The December 5, 2006 issue of Workforce Management reports that 38,000 Ford Motor Co. employees agreed to take the company’s buyout offers. This could not have been welcome news for the United Auto Workers (UAW), already faced with declining membership. UAW, has already seen its membership fall to 598,000 from 1.5 million 20 years ago.
Faced with these challenges, UAW leadership is forced to look at alternatives for survival. Likely alternatives include merging with other labor organizations or targeting workers in industries not historically a focus for the UAW. Both the UAW and the machinists union have been trying to organize retail auto dealerships, so a merger among them might make sense. UAW has considered mergers previously but faced too many obstacles. What may be a more likely course is a focus on industries and employers increasingly more distant from automobile manufacturing. Such a strategy may place health care organizations, particularly hospitals in the crosshairs for a reeling UAW. At present UAW represents employees from a small number of Ohio hospitals.
A Fortune 500 company with ties to auto manufacturing became a target in 2006. UAW tactics included corporate attacks and aggressive Website pages towards the company. Three of the company’s sites were targeted, including two facilities in Ohio. UAW also distributed DVDs to employee homes. In addition to the union website and DVDs, the UAW continued traditional organizing methods such as hand billing, union meetings with employees, picnic for employees, having a state senator speak to employees at a union rally, home visits, telephone calls to employees’ homes, engagement of union members from other UAW facilities, former employees participating in the campaign on behalf of the union, letter to employees from another UAW local, etc. As UAW looks beyond traditional employers, hospitals may become more likely targets.
Ultimately this Fortune 500 company, with the assistance from Management Performance International (MPI), prevailed in all three campaigns; when UAW was defeated in one Ohio location and another location outside Ohio. Additionally, UAW was never able to gain a “showing-of-interest” at the second Ohio location. MPI worked closely with leadership of the company to overcome vulnerabilities that had resulted in the company’s losses to UAW in three previous elections before learning of MPI’s services and record of success in union campaigns. MPI is an OHA Corporate partner demonstrating a commitment to the success of Ohio’s hospital community. Contact OHA or MPI for more information about these campaigns or other organized labor activity.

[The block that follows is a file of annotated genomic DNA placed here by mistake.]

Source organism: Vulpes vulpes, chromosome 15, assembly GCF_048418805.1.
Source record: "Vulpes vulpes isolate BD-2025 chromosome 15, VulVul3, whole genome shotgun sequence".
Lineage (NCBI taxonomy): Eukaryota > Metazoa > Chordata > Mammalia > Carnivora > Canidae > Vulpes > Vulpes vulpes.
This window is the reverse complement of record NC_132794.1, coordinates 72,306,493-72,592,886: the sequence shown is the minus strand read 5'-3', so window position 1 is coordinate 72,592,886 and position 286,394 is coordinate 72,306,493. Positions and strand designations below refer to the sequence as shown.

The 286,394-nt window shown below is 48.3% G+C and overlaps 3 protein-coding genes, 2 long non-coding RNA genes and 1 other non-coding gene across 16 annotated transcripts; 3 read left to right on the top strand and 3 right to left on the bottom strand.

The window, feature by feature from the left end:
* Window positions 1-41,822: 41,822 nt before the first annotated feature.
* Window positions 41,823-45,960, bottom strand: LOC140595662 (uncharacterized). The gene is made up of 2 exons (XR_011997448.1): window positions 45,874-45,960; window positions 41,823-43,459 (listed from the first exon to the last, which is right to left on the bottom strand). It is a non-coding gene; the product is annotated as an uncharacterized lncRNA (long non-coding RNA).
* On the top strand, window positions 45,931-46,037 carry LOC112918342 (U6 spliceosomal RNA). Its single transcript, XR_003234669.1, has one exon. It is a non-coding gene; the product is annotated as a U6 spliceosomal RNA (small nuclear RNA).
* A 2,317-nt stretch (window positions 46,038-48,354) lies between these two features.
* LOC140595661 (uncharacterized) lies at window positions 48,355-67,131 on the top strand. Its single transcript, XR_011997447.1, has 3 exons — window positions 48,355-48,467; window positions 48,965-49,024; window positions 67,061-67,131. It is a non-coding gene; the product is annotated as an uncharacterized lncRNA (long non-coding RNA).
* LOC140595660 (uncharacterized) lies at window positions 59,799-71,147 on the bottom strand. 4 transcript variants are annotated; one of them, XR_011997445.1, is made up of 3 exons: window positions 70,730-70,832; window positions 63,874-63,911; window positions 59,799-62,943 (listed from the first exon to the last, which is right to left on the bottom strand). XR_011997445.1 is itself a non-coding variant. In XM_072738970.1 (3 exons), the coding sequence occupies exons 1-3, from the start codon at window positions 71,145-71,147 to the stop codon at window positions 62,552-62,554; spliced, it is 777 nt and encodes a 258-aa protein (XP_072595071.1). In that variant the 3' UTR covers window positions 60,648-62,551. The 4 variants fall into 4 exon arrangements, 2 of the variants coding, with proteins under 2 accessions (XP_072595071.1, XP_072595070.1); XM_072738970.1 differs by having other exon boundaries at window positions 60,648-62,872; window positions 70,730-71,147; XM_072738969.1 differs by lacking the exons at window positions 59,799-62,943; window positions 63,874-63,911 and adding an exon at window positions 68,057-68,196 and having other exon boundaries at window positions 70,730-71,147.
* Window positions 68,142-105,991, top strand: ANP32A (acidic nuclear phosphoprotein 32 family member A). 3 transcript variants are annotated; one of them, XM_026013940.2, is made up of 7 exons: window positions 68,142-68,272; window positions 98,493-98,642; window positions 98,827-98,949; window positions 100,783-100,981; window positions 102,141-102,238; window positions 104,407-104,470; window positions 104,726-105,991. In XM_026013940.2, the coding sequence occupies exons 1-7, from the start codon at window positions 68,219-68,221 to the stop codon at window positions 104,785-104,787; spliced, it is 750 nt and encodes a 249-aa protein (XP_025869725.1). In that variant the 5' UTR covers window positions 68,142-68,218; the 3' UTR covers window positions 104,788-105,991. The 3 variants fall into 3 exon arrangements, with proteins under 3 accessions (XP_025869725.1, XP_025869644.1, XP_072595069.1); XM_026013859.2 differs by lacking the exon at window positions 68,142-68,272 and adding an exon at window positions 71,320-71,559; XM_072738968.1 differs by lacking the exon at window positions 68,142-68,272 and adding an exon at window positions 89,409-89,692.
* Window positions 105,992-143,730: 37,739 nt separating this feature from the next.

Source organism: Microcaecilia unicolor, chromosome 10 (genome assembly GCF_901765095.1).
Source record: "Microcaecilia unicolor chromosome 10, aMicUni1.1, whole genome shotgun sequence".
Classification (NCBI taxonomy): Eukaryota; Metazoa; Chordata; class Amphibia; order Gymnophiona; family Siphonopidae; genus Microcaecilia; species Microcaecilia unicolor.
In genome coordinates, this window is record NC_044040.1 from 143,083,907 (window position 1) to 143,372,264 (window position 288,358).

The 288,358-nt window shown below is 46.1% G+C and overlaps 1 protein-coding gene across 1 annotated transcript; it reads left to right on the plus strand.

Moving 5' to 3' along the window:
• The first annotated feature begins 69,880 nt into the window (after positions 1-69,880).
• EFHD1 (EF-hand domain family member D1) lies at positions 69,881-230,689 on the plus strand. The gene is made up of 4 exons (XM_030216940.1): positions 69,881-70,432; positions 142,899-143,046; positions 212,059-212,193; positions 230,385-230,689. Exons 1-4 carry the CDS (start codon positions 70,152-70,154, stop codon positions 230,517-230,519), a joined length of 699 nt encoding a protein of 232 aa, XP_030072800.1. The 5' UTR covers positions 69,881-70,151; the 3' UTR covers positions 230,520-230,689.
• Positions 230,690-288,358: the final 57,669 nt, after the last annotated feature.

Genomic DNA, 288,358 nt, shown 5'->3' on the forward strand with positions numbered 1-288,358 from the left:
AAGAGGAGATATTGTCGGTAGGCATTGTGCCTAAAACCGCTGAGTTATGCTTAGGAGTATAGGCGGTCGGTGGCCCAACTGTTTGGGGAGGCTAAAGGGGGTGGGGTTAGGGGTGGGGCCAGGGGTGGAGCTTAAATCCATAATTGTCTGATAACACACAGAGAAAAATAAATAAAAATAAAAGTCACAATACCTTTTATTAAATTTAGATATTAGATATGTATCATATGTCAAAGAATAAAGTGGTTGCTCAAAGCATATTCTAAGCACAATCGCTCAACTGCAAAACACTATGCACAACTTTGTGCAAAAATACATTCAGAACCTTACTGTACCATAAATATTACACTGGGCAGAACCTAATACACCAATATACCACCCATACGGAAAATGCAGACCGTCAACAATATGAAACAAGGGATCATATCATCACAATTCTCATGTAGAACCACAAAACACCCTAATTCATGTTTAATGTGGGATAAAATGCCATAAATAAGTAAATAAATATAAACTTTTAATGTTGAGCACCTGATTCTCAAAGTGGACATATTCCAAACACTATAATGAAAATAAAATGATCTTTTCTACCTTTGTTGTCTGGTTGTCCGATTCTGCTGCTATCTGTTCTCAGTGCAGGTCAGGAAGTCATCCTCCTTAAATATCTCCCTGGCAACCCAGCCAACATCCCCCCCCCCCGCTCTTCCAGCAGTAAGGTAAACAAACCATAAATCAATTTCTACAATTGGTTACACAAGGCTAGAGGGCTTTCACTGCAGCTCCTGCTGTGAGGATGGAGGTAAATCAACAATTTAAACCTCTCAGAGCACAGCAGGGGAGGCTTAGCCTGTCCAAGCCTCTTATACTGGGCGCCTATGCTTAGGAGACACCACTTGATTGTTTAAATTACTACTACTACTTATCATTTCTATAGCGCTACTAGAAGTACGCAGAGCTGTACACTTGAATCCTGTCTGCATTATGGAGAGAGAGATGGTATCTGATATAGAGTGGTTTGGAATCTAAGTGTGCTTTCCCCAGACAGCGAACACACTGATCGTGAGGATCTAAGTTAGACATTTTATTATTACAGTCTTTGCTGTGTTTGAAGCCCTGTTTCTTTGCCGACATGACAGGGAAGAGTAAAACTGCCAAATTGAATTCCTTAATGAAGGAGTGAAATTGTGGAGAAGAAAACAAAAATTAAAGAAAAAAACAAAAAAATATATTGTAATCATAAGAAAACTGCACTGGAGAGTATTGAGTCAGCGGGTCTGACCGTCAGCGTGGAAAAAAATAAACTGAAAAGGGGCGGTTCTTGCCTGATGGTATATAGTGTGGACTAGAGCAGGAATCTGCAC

Industry experts say the union may need to take some type of drastic action if it wants to continue to wield the clout that it once had.
“I wouldn’t be surprised if the UAW decided to merge with another industrial union,” says Jim Hendricks, a founding partner in the Chicago office of law firm Fisher & Phillips. “The buyouts at General Motors and Ford severely reduce the number of active members paying dues at the union, and this in turn affects the union’s ability to organize.”
For employers in manufacturing, a UAW merger could result in a jump in organizing activity.
“We might be heading in the direction of having one big industrial union,” says Mark Neuberger, a partner in the Miami office of Buchanan Ingersoll. “This could result in more political clout for labor, especially if the Democrats retain control [of Congress] in 2008.”
Labor attorneys say that logical mergers for the UAW would be either with the United Steelworkers of America or the International Association of Machinists and Aerospace Workers.
But the UAW has tried to merge with these unions before. Ten years ago, a merger between the autoworkers, steelworkers and machinists fell through because the three groups couldn’t see past their differences, says Gary Chaison, a professor of industrial relations at Clark University in Worcester, Massachusetts.
“There were too many differences in the way they selected officers and were organized,” he says.
But trying again might be the easiest option for growth the UAW has, Neuberger says. The only alternative it has would be to try to establish alliances internationally, particularly in China, where the auto industry is taking off.
“It would be easier for them to try a merger than set up a union in China,” he says.